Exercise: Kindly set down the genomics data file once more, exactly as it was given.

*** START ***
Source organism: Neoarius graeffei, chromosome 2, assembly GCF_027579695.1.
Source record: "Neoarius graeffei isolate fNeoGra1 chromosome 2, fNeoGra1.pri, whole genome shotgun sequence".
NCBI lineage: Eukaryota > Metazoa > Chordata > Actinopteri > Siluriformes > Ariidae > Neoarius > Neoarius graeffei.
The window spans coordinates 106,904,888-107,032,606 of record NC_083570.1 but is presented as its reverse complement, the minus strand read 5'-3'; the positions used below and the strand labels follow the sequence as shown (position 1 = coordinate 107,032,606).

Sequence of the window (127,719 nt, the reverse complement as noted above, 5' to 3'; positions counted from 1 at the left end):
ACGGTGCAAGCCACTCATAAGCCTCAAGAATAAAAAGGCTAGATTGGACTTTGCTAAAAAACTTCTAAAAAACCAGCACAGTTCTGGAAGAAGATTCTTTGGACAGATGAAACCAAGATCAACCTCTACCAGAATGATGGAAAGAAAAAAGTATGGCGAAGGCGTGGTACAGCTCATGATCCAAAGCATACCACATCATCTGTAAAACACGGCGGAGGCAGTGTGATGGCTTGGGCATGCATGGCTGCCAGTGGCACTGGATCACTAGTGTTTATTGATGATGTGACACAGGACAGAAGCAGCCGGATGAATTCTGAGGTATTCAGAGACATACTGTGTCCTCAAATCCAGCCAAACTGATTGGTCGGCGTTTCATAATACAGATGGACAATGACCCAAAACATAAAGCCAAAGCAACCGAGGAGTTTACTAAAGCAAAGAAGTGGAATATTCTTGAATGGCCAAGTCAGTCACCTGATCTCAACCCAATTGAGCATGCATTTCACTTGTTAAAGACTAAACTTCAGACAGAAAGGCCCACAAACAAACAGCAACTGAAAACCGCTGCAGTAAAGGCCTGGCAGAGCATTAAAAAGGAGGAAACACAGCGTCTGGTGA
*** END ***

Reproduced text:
Source organism: Neoarius graeffei, chromosome 2, assembly GCF_027579695.1.
Source record: "Neoarius graeffei isolate fNeoGra1 chromosome 2, fNeoGra1.pri, whole genome shotgun sequence".
NCBI lineage: Eukaryota > Metazoa > Chordata > Actinopteri > Siluriformes > Ariidae > Neoarius > Neoarius graeffei.
The window spans coordinates 106,904,888-107,032,606 of record NC_083570.1 but is presented as its reverse complement, the minus strand read 5'-3'; the positions used below and the strand labels follow the sequence as shown (position 1 = coordinate 107,032,606).

Sequence of the window (127,719 nt, the reverse complement as noted above, 5' to 3'; positions counted from 1 at the left end):
ACGGTGCAAGCCACTCATAAGCCTCAAGAATAAAAAGGCTAGATTGGACTTTGCTAAAAAACTTCTAAAAAACCAGCACAGTTCTGGAAGAAGATTCTTTGGACAGATGAAACCAAGATCAACCTCTACCAGAATGATGGAAAGAAAAAAGTATGGCGAAGGCGTGGTACAGCTCATGATCCAAAGCATACCACATCATCTGTAAAACACGGCGGAGGCAGTGTGATGGCTTGGGCATGCATGGCTGCCAGTGGCACTGGATCACTAGTGTTTATTGATGATGTGACACAGGACAGAAGCAGCCGGATGAATTCTGAGGTATTCAGAGACATACTGTGTCCTCAAATCCAGCCAAACTGATTGGTCGGCGTTTCATAATACAGATGGACAATGACCCAAAACATAAAGCCAAAGCAACCGAGGAGTTTACTAAAGCAAAGAAGTGGAATATTCTTGAATGGCCAAGTCAGTCACCTGATCTCAACCCAATTGAGCATGCATTTCACTTGTTAAAGACTAAACTTCAGACAGAAAGGCCCACAAACAAACAGCAACTGAAAACCGCTGCAGTAAAGGCCTGGCAGAGCATTAAAAAGGAGGAAACACAGCGTCTGGTGA